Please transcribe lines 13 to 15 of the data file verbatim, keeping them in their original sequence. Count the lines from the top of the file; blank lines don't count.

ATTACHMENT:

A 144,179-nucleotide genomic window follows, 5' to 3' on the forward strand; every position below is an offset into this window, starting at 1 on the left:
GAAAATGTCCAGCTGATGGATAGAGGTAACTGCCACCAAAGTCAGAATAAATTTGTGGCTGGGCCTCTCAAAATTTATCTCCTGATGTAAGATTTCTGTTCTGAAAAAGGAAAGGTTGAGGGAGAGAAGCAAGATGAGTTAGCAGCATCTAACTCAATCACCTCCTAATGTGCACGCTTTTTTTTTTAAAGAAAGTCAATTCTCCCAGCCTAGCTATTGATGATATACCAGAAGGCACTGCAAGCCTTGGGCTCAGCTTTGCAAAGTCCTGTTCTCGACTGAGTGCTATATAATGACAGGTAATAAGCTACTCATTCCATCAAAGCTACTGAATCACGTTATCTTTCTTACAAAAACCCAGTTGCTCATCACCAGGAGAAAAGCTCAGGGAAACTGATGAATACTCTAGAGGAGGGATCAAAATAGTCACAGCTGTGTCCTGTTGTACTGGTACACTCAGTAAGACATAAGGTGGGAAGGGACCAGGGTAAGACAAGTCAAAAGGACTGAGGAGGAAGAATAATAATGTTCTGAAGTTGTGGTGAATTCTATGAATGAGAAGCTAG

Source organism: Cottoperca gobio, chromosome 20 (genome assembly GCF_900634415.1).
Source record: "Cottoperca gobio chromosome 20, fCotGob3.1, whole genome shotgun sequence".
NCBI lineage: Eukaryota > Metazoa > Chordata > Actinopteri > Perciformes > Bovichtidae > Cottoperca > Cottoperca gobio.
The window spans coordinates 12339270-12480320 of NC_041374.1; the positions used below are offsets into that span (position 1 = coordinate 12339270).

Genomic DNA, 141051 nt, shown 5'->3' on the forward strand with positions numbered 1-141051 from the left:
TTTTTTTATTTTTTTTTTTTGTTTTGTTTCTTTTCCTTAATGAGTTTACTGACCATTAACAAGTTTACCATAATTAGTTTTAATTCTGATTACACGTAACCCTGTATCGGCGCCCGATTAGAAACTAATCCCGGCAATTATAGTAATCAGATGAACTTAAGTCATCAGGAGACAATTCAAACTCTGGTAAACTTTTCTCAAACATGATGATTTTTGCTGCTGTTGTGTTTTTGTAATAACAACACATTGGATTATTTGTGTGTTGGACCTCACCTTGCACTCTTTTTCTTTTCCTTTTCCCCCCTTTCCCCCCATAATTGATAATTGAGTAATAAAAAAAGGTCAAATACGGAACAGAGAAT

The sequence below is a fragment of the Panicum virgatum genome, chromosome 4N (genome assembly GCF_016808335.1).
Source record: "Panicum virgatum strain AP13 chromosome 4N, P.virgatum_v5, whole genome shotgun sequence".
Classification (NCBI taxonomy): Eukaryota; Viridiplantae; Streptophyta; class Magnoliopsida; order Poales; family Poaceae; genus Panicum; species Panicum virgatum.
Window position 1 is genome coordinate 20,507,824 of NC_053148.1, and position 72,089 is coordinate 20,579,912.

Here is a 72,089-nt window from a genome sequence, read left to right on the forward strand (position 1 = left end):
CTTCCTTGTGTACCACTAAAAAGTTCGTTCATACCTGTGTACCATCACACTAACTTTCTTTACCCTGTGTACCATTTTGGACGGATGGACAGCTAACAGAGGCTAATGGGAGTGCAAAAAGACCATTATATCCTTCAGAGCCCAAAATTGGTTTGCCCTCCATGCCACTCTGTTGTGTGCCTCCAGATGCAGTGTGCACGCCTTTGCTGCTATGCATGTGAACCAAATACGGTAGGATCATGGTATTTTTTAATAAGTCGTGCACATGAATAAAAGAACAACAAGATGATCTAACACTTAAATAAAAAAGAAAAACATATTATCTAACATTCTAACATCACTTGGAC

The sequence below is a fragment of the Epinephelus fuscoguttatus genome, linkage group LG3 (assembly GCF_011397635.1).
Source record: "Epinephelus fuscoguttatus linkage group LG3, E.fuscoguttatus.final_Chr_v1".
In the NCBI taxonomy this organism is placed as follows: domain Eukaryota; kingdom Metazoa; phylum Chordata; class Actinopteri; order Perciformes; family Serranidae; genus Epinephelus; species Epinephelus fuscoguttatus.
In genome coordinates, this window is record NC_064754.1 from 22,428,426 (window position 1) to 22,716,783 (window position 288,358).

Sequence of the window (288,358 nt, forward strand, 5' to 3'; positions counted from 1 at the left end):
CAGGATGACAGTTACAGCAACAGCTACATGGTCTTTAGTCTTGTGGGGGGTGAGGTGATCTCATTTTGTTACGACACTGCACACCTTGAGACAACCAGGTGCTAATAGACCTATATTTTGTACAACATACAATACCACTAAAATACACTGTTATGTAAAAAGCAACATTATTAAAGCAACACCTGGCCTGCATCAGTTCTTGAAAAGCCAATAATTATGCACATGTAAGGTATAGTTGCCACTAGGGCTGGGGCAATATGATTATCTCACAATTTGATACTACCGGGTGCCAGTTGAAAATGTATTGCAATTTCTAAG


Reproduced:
Here is a 72,089-nt window from a genome sequence, read left to right on the forward strand (position 1 = left end):
CTTCCTTGTGTACCACTAAAAAGTTCGTTCATACCTGTGTACCATCACACTAACTTTCTTTACCCTGTGTACCATTTTGGACGGATGGACAGCTAACAGAGGCTAATGGGAGTGCAAAAAGACCATTATATCCTTCAGAGCCCAAAATTGGTTTGCCCTCCATGCCACTCTGTTGTGTGCCTCCAGATGCAGTGTGCACGCCTTTGCTGCTATGCATGTGAACCAAATACGGTAGGATCATGGTATTTTTTAATAAGTCGTGCACATGAATAAAAGAACAACAAGATGATCTAACACTTAAATAAAAAAGAAAAACATATTATCTAACATTCTAACATCACTTGGAC

The sequence below is a fragment of the Epinephelus fuscoguttatus genome, linkage group LG3 (assembly GCF_011397635.1).